Here is a nice little report from the NY Post about the decline of high school dances in Westchester County, an affluent suburban area outside of New York City.
This time they dug up some numbers to put on the phenomenon — although when the schools don't hold any dances except prom, and even then the kids are eager to just get it over with, perhaps leaving early, you can already tell the situation is dire.
It wasn't because of blacks, poors, etc. Kids these days just don't feel comfortable being around other people, no matter if it's their peers or so-called friends. The article tries to rationalize such profound anti-social tendencies as the only logical response to a world of texting on personal phones, snuggling up in bed with a laptop to use Facebook, Instagram, or whatever.
Well, I don't do any of that stuff, nor do most people over a certain age. We're just as bombarded by all of that crap, it simply doesn't resonate very much with us. We're what you call "halfway normal." Only deeply distrustful people would choose to adopt the texting and social networking technologies and use them as substitutes for the real thing, rather than as a supplement.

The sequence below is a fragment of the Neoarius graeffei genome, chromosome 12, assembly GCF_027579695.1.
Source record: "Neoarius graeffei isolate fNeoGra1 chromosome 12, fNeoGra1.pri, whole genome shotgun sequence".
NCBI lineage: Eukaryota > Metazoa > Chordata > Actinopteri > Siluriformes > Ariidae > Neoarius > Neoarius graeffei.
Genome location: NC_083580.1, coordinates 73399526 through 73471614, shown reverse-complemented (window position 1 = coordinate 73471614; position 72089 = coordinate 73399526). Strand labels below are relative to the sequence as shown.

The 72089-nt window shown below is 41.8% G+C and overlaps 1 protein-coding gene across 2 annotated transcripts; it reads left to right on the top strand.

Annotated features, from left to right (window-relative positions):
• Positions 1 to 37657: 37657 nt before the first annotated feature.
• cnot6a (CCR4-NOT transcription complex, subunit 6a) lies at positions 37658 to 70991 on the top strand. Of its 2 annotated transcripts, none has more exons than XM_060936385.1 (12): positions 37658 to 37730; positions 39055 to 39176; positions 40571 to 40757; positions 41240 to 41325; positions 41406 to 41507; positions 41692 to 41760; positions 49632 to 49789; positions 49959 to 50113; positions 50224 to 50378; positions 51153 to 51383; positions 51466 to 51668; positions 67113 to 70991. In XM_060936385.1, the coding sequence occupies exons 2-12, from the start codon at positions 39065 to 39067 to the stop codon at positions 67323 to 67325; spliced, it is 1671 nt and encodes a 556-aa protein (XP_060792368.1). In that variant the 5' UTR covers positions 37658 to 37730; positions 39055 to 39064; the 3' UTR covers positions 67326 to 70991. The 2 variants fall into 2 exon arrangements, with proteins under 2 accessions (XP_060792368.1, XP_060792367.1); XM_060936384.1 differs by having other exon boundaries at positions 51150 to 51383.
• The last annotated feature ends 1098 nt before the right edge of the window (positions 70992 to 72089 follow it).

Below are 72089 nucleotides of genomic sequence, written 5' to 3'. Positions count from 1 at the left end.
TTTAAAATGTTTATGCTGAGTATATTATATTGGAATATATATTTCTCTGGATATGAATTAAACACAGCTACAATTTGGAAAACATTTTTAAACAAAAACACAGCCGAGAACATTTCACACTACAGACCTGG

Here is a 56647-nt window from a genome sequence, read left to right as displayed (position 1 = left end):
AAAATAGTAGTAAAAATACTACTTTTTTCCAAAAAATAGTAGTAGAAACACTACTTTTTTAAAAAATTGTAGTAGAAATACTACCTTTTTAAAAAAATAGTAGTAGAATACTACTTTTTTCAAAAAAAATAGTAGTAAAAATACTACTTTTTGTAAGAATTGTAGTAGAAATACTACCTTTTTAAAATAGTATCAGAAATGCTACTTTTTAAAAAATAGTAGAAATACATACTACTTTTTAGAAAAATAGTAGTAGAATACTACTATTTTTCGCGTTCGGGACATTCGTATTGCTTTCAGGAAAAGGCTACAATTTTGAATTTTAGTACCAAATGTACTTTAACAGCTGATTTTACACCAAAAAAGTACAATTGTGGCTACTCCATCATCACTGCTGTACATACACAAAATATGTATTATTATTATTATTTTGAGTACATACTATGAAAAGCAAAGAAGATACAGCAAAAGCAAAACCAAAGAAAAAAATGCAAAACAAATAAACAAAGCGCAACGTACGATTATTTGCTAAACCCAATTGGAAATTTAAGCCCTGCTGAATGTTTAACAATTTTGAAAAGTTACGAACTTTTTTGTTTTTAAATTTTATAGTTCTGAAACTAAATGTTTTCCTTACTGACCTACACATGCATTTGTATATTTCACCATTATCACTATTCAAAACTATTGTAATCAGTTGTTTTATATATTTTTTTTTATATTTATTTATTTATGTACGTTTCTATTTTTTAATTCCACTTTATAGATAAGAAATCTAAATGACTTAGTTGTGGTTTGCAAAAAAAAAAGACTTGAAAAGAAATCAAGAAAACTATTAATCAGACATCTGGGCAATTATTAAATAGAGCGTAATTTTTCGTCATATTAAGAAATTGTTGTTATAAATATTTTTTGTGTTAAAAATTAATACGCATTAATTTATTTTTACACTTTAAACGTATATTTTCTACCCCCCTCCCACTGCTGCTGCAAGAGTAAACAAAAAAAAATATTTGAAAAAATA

LOL at the author's attempt to confer an air of rebelliousness on today's youngsters, suggesting that their use of texting and internet exchanges allow them to interact outside the watchful eye of their parents. Their exchanges may not be monitored, but they're still locked up in the home with nowhere to go and no one to interact with for real.
It's depressing that they don't think to disobey their parents — which you ought to do when they've gone off the deep end — but perhaps after 15 to 20 years of solid helicopter parenting, you might feel as apathetic too? I doubt it, but perhaps.
Dances are needed to bond a group together, every culture in the world does it. Now, parents conspire to prevent their kids from establishing bonds with their peers, and the kids themselves are too full of themselves to feel like it'd even be worth "forming bonds with my peers — as if they were cooler than moi. Seriously."
When both the parents and the kids are against the community, what is the community to do?